By Rick Murphy
The East End real estate, is like the Sally Field character in the classic movie Sybil – you never know what personality it will take on at any given time.
A comparison of third quarter sales to the same period last year showed units were moving at a much faster clip and inventory was dropping.
A new fourth quarter analysis by Jonathan Miller of Miller Samuel, prepared for Elliman, shows few clear trends emerging. However, an accompanying 10-year analysis confirms that East End real estate is still a very safe bet to appreciate in value.
"Aside from comparisons against last year's "fiscal cliff" surge in high end sales, current market shows stability," Miller pointed out. Expiring tax credits that made selling off high-end properties financially prudent brought about the sell-off at the end of 2012.
There is no doubt sales slipped, though: there were sales above $1 million, price indicators fell, and listing inventory jumped from a year ago low.
In the Hamptons, Median Sales price fell 15 percent to $770,500 and Average Sales price declined 26.1 percent to $1,574,327. The number of deed transfers slipped 6.2 percent to 496.
There were some encouraging signs: Days on Market was 163 days, down 25.2 percent. The Listing Discount dropped considerably, to 7.9 percent from 13.1 percent.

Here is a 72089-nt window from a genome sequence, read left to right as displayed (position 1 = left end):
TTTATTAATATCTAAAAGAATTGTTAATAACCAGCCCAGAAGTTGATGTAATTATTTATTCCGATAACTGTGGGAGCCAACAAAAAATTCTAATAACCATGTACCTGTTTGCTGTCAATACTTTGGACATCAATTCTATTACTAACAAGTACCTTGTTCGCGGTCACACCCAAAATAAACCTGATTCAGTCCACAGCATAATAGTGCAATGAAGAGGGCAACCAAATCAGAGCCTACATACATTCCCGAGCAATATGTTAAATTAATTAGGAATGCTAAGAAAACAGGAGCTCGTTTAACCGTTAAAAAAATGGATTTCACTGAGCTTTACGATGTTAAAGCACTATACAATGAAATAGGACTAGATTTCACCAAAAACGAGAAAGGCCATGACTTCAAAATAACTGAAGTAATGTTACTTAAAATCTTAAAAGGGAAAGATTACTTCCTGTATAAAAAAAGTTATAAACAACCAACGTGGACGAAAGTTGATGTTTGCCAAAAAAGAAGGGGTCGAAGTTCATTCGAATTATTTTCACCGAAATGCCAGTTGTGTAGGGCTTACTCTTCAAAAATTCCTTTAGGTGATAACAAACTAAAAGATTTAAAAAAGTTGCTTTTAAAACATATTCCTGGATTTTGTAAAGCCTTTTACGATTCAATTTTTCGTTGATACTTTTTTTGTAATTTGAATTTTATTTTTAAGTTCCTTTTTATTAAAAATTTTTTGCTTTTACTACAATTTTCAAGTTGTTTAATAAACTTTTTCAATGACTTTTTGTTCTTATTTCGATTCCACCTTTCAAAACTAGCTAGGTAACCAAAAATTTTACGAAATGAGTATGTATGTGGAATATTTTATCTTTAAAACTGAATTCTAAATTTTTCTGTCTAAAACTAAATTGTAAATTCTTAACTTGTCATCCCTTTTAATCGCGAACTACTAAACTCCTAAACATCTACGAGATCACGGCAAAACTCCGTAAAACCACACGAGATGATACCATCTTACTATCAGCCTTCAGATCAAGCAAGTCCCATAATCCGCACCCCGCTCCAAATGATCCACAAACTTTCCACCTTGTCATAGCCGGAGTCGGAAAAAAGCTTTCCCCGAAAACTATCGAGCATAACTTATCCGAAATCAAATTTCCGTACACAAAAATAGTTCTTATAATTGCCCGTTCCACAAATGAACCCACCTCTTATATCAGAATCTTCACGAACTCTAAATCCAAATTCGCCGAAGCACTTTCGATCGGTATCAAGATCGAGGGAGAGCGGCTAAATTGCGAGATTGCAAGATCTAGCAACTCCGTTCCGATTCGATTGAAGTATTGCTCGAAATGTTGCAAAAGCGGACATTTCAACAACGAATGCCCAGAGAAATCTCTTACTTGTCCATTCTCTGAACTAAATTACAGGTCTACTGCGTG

Similar to the Hamptons, Price Indicators fell from a year ago and the "fiscal cliff" numbers skew upper end sales.
But there was plenty of good news: Sales hit a five-year high – 167 in the fourth quarter - and like the Hamptons Days on Market and Listing Discount fell as market conditions remained "tight."
Median Sales Price on the North Fork declined six percent to $453,500. Average Sales Price increased 14.4 percent to $634,826.
Looking at the 10-year comparison, despite a somewhat stagnant market since 2008, the Average Sales Price on the East End rose 35.5 percent since 2004. In the Hamptons, it rose 44.7 percent, to over $1.5 million. Sales of high-end properties – over $3.3 million -- rose 69.2 percent since 2004.
On the North Fork the numbers are more sobering: the Average Sales Price since 2004 actually decreased by 9.2 percent to $601.847.